Senior undergraduate Connor Hensley, a chemistry major, said he took the class because he had spare elective credits and he likes beer.
“I also enjoy chemistry, cooking and baking, so learning more about the chemistry and biology behind beer and fermentation in general was interesting to me. My favorite part of the class was of course learning to brew beer, but the various chemical tests to determine properties of the beer we made and the trip to KBC to tour the facility were also very interesting,” Hensley said, adding that the class also studied beer-brewing history and techniques, along with chemical and biological assays for determining some of the numbers listed on beer, like IBU (International Bittering Units) and ABV (Alcohol by Volume).
“Biology-wise, we learned a bit about yeast and keeping yeast functional, as well as the biological machinery for making ethanol from various sugars,” he said.
"We also had the chance to use some of the more advanced equipment in the chemistry department. I'm so glad Tech offers interesting electives like this class."
Tajiri sees the course as an opportunity to expand the curriculum to encompass interdisciplinary facets including engineering disciplines, physics and statistics. The School of Business and Economics could also add value, as the $27.6 billion national craft-beer market — which includes more than two dozen Michigan Tech alumni — can attest. The KBC tour also included a visit with microbiologist Emily Geiger of Craft Cultures ’11 ’15 who provides liquid yeast cultures and other services to breweries around the world.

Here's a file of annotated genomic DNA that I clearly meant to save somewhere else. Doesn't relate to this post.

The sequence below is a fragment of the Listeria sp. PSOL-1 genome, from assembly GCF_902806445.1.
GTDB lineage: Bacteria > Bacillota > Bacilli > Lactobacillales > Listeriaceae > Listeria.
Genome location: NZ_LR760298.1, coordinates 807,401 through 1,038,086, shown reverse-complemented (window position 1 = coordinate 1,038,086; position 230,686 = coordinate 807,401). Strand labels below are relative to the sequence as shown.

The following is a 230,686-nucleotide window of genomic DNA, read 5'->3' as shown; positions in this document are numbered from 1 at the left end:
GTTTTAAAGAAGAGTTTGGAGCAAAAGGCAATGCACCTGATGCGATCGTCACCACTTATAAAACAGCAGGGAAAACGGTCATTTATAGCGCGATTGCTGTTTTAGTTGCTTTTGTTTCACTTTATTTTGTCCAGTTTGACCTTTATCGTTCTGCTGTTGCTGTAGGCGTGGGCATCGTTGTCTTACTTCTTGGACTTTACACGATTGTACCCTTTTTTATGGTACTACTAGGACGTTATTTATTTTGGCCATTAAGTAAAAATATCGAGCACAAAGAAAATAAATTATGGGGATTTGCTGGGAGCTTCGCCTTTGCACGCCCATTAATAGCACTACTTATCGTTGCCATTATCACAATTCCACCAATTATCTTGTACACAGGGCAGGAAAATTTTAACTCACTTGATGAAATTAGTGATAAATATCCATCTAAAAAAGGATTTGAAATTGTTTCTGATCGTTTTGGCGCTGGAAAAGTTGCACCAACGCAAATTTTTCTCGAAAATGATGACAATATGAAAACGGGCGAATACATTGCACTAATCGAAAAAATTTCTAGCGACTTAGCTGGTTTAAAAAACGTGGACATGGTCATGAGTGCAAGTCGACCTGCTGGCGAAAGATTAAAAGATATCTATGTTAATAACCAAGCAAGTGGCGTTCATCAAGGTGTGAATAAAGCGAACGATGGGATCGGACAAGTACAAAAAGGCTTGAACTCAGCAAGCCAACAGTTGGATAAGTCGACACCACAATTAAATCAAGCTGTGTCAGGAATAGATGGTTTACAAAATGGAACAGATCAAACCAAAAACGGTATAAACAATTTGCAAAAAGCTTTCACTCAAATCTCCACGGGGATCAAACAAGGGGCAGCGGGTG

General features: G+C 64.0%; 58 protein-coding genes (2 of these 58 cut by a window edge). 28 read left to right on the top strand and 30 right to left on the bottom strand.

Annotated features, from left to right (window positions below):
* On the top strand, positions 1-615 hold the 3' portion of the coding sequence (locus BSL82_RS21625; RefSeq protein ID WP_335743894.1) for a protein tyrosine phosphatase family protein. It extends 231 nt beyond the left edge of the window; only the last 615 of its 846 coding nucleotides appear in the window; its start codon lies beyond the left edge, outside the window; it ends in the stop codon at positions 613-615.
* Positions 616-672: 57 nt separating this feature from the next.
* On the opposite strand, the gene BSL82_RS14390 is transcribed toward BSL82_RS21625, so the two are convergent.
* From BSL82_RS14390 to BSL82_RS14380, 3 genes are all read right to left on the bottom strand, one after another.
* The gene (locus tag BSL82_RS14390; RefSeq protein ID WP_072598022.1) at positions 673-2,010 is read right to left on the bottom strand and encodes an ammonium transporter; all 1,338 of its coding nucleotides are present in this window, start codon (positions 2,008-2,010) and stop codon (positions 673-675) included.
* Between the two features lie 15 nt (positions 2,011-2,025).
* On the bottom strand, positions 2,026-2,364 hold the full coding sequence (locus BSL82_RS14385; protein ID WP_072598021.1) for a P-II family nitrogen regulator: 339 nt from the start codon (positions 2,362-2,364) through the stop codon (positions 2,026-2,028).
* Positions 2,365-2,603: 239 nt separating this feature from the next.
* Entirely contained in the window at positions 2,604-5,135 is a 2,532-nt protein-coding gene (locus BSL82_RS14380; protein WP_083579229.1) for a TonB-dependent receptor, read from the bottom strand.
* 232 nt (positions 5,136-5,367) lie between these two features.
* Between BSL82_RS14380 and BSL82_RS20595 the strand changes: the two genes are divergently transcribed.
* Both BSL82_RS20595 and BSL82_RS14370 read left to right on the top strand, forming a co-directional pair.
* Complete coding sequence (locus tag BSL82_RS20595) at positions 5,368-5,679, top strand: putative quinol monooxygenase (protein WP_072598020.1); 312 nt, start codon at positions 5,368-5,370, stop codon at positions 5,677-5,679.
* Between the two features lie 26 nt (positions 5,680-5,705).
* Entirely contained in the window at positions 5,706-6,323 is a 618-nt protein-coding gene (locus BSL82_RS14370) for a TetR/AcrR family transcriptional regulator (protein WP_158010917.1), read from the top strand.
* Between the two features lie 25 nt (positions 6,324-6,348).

For now, Tajiri said, a robust enrollment for the second offering of the course would be an excellent start, giving Huskies the chance to learn a new skill and perhaps be motivated to share their brewing skills with friends and family.
Michigan Technological University is a public research university, home to more than 7,000 students from 54 countries. Founded in 1885, the University offers more than 120 undergraduate and graduate degree programs in science and technology, engineering, forestry, business and economics, health professions, humanities, mathematics, and social sciences. Our campus in Michigan’s Upper Peninsula overlooks the Keweenaw Waterway and is just a few miles from Lake Superior.